View Full Version : 1st Artificial Windpipe Made With Stem Cells Seems Successful

11-25-2011, 08:49 PM
1st Artificial Windpipe Made With Stem Cells Seems Successful
Last Updated: November 23, 2011.

Using patient's own cells to create custom airway cut risk for transplant rejection, scientists say.


WEDNESDAY, Nov. 23 (HealthDay News) -- A 36-year-old husband and father of two children with an inoperable tumor in his trachea (windpipe) has received the world's first artificial trachea made with stem cells.

A report published online Nov. 23 in The Lancet described the transplant surgery, which was performed in June at the Karolinska University Hospital in Stockholm, Sweden.

Without the transplant, the authors of the report explained, the man from Reykjavik, Iceland would have died. A golf ball-sized tumor on his trachea had begun to restrict his breathing. In a 12-hour procedure, doctors completely removed the affected area of his trachea and replaced it with an artificial one.

The artificial trachea was custom-made using three-dimensional imaging. First, a glass model was built to help shape an artificial scaffold. Stem cells were then inserted into the scaffold to create a functioning airway, the authors explained in a journal news release.

The scientists said their technique is an improvement over other methods because they used the patient's own cells to create the airway so there is no risk of rejection and the patient does not have to take immunosuppressive drugs.

In addition, they noted, because the trachea was custom-made it would be an ideal fit for the patient's body size and shape, and would eliminate the need to remain on a waiting list for a human donor.

"The patient has been doing great for the last four months and has been able to live a normal life. After arriving in Iceland at the start of July, he was one month in hospital and another month in a rehabilitation center," a co-author of the study and the physician who referred the patient for the procedure, Tomas Gudbjartsson, of Landspitali University Hospital and University of Iceland, Reykjavik, said in the news release.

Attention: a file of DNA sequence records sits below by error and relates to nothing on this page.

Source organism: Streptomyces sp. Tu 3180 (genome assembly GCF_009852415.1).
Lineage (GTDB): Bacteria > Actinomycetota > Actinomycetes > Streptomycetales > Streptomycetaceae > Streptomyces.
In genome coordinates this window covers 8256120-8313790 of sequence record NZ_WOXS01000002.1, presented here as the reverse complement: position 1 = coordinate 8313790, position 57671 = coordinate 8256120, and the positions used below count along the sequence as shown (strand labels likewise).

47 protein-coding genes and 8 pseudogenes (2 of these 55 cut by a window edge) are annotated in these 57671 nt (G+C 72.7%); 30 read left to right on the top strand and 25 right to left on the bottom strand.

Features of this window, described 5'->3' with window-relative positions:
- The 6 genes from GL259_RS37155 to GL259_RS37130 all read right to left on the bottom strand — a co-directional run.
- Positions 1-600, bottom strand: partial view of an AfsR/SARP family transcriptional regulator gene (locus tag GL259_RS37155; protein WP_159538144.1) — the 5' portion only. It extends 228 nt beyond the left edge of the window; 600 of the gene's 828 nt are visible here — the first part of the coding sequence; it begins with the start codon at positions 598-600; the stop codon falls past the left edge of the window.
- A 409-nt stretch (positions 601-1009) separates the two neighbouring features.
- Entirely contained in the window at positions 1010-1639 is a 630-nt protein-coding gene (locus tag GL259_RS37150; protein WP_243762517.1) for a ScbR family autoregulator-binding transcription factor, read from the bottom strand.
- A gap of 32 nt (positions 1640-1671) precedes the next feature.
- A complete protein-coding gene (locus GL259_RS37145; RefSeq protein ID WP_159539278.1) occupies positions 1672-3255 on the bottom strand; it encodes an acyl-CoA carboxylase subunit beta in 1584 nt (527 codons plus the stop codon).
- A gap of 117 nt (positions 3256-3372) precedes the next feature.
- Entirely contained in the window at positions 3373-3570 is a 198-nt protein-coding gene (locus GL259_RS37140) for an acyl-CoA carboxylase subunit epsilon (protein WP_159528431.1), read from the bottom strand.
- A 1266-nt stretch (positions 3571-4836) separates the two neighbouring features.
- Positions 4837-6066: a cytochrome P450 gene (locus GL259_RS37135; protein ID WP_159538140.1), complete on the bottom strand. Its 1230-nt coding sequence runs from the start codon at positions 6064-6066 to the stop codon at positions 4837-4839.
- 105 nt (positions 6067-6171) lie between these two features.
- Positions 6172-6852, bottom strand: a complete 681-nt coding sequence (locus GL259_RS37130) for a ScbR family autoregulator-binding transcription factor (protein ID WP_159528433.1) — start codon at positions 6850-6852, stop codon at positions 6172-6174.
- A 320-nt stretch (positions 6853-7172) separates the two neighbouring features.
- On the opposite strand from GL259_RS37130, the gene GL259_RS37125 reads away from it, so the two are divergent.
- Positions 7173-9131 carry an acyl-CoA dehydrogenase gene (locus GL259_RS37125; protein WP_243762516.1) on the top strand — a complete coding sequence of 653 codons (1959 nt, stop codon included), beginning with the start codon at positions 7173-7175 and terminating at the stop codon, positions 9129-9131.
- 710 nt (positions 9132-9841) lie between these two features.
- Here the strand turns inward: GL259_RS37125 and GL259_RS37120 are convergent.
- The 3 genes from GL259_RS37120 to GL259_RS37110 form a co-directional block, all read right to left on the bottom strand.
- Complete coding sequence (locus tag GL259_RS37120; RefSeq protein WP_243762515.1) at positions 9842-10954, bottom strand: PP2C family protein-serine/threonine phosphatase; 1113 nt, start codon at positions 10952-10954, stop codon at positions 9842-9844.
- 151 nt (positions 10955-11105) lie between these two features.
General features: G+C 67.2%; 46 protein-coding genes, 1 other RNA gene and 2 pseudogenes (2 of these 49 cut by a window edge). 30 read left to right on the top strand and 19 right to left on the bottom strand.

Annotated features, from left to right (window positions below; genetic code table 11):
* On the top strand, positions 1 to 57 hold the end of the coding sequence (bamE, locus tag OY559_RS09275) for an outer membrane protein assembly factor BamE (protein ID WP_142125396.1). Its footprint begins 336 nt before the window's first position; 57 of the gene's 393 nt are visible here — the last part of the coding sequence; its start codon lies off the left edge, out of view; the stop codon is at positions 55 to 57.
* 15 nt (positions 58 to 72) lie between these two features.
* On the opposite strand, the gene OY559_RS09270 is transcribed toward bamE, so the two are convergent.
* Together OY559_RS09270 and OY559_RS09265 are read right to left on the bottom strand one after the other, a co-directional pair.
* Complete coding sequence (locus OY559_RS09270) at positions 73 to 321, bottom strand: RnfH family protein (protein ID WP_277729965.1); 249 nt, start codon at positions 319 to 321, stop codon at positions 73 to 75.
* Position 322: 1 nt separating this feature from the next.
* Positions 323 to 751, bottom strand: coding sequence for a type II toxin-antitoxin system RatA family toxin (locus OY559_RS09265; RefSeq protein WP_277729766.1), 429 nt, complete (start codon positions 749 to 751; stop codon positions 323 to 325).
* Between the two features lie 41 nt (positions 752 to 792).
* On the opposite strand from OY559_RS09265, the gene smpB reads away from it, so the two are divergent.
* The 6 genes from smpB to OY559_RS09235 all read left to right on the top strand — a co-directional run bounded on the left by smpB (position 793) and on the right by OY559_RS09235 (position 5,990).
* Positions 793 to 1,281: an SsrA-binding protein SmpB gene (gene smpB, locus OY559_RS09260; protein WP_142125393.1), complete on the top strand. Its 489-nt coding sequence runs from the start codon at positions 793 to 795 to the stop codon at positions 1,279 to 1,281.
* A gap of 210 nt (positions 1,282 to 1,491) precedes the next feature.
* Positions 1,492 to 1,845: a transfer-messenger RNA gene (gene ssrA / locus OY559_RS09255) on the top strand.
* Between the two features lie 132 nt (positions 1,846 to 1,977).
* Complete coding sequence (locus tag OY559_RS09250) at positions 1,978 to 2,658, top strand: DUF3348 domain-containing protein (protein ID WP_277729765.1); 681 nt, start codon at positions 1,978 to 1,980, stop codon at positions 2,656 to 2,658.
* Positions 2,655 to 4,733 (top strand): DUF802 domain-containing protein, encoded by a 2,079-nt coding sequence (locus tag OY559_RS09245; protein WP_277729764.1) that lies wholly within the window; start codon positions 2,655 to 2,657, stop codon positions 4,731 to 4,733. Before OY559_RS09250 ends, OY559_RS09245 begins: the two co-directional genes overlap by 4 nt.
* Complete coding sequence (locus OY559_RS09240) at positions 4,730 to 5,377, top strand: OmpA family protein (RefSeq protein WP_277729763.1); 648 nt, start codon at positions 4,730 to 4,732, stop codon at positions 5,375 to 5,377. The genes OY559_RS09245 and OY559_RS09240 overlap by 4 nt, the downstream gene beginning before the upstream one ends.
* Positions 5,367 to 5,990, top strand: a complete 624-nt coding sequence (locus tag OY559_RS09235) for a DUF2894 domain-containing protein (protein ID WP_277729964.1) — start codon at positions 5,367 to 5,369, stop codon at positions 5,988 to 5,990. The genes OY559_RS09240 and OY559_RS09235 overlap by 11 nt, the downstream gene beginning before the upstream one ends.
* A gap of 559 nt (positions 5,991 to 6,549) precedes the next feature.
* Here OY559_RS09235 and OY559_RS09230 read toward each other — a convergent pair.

The transplant team has since performed another transplant on a second patient from Maryland with cancer of the airway. This patient's bioartificial scaffold, however, was made from nanofibers. They now hope to treat a 13-month-old South Korean infant also using this method.

"We will continue to improve the regenerative medicine approaches for transplanting the windpipe and extend it to the lungs, heart and esophagus. And investigate whether cell therapy could be applied to irreversible diseases of the major airways and lungs," said Gudbjartsson.

Although the technique shows promise, Dr. Harald C. Ott and Dr. Douglas J. Mathisen, from Massachusetts General Hospital and Harvard Medical School in Boston, cautioned that more research must to be done to fully evaluate its safety and effectiveness.

"To be adjudged successful, bioartificial organs must function over a long time -- short-term clinical function is an important achievement, but is only one measure of success. Choice of ideal scaffold material, optimum cell source, well-defined tissue culture conditions, and perioperative management pose several questions to be answered before the line to broader clinical application of any bioartificial graft can be crossed safely and confidently," Ott and Mathisen concluded in the news release.

More information

The U.S. National Institutes of Health has more about stem cells.

SOURCE: The Lancet, news release, Nov. 23, 2011

12-02-2011, 05:51 PM
It's interesting how this company got started. Read the last paragraph.

Cell culture startup’s scaffold used in 2nd-ever synthetic trachea transplant

A two-year-old Ohio State University spinoff’s nanofiber scaffold was used to grow a patient’s own stem cells and then implanted into the patient after his trachea was removed — in an operation that’s being billed as the world’s second successful synthetic trachea transplant.

Columbus-based Nanofiber Solutions designed and built the scaffold used in the procedure. The company’s cell culture products use polymer nanofibers to more accurately simulate the 3-D structure of human tissue.

The synthetic trachea was grown on the scaffold in a bioreactor for two days before being transplanted into the patient, according to a statement from Harvard Bioscience, which made the bioreactor.

The surgery was performed in Stockholm, Sweden. While the operation was the second successful trachea transplant, it is the first procedure on a U.S. patient and with a U.S.-made scaffold, according to the statement.

Nanofiber Solutions was born from an entry in a business plan competition written by co-founder and then-doctoral student Jed Johnson, who was studying materials science engineering. After winning the contest and $90,000 in cash and in-kind services, Johnson teamed up with an Ohio State materials science engineering professor to begin the company.


12-02-2011, 09:29 PM
Goes to show that what you need is people with knowledge and motivation to get things done.